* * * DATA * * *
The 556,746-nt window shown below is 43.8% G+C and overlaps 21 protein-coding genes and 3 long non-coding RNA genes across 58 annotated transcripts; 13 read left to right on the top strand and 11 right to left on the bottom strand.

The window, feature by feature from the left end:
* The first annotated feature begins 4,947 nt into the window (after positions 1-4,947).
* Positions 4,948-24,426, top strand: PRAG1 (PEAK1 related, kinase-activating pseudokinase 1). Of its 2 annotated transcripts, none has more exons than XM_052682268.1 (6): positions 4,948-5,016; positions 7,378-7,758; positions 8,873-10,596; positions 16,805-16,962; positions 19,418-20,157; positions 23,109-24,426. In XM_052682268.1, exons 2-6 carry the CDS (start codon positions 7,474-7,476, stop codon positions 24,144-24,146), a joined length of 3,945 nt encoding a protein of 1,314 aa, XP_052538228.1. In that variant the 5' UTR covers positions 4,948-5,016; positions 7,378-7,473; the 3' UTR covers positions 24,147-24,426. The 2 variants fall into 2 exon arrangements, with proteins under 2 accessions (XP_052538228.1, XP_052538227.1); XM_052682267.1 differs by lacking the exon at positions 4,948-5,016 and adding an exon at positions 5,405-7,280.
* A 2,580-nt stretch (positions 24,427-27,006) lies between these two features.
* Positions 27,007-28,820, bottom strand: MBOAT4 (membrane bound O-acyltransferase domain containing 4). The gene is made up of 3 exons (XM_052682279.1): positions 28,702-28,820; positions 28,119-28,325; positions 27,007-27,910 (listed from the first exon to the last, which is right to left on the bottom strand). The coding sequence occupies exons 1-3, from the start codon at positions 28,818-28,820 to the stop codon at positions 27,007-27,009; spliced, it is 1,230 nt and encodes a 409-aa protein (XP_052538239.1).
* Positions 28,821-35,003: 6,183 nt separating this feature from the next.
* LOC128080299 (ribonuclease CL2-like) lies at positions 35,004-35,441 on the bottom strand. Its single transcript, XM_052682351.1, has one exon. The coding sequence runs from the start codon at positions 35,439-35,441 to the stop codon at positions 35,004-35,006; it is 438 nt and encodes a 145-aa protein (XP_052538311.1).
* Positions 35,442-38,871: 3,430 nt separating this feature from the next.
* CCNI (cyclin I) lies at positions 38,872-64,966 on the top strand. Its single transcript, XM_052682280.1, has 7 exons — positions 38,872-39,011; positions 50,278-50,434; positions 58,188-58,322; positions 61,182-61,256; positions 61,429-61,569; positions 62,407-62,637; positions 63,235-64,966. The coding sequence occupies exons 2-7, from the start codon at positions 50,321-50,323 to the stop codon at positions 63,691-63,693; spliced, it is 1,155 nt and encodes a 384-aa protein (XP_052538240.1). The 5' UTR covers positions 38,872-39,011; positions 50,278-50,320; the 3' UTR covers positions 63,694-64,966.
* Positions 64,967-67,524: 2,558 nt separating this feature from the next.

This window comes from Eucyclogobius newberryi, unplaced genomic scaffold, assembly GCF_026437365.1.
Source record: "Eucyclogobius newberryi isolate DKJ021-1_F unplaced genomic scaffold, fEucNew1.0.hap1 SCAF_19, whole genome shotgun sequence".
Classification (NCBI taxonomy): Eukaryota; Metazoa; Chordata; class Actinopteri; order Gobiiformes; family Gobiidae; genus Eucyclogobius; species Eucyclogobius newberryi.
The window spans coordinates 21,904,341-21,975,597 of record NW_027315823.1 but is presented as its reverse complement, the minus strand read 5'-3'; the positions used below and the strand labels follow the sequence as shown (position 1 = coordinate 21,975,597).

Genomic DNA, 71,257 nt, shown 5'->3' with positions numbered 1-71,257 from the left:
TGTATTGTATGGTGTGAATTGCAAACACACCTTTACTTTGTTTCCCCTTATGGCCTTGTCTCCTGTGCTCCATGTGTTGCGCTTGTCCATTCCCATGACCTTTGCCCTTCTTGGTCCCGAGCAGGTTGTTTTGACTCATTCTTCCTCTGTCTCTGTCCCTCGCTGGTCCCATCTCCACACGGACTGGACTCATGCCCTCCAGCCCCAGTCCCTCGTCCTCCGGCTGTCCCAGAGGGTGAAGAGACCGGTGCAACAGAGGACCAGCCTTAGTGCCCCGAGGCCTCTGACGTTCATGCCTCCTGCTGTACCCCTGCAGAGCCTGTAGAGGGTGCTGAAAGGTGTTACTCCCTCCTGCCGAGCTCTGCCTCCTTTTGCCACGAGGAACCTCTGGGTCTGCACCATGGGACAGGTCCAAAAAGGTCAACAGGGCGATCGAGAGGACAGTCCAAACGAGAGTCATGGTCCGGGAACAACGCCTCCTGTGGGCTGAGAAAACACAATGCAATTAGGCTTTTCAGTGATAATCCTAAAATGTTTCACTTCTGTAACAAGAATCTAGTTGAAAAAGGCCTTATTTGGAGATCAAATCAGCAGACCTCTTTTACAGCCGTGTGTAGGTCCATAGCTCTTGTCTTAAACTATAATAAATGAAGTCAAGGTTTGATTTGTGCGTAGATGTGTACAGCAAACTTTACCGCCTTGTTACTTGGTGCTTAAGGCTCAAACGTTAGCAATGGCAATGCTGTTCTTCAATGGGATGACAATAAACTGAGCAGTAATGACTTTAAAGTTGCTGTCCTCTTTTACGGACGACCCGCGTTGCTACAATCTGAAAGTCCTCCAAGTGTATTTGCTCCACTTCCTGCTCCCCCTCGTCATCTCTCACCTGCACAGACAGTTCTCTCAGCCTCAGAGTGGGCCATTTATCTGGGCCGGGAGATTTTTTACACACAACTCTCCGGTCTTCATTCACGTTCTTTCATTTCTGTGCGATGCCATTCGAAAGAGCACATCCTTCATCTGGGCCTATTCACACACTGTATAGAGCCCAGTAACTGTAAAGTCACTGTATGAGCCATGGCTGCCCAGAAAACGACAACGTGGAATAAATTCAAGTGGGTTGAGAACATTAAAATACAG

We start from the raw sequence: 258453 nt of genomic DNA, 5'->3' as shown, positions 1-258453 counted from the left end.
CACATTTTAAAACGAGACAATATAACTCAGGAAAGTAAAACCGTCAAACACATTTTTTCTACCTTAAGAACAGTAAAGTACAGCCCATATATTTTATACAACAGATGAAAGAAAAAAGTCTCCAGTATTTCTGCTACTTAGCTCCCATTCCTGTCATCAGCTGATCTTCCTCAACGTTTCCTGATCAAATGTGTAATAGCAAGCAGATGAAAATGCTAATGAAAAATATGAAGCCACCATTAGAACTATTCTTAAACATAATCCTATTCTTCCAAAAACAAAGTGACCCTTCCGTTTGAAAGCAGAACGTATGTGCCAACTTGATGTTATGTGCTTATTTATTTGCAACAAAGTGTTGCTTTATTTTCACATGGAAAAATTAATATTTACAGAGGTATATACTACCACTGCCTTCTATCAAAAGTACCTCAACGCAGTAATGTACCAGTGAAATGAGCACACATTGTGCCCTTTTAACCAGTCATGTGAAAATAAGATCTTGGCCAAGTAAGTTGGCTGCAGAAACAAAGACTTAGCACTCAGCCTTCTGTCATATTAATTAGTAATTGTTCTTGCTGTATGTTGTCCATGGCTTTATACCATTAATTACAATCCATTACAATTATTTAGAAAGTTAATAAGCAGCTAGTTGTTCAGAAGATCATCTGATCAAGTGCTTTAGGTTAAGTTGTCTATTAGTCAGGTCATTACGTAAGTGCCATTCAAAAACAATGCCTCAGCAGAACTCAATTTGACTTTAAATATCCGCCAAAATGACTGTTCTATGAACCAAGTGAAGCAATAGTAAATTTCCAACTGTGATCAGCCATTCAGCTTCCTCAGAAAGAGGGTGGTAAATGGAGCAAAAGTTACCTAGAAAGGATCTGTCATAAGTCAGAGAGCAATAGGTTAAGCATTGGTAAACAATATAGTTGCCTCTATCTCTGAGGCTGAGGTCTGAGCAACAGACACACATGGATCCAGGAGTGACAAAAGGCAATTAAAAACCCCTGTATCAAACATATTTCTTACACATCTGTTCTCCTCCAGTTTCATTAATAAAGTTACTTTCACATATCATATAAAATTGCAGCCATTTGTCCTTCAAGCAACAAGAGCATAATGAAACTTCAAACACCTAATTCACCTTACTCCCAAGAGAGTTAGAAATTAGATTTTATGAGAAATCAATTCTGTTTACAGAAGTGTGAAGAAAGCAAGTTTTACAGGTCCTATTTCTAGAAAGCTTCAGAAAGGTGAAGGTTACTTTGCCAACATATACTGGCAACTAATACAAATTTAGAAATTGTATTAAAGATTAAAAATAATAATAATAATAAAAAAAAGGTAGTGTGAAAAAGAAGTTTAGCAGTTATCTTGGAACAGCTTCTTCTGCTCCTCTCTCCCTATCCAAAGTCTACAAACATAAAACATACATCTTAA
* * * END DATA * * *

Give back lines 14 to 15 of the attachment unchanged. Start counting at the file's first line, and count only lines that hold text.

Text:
Classification (NCBI taxonomy): Eukaryota; Metazoa; Chordata; class Actinopteri; order Gobiiformes; family Gobiidae; genus Eucyclogobius; species Eucyclogobius newberryi.
The window spans coordinates 21,904,341-21,975,597 of record NW_027315823.1 but is presented as its reverse complement, the minus strand read 5'-3'; the positions used below and the strand labels follow the sequence as shown (position 1 = coordinate 21,975,597).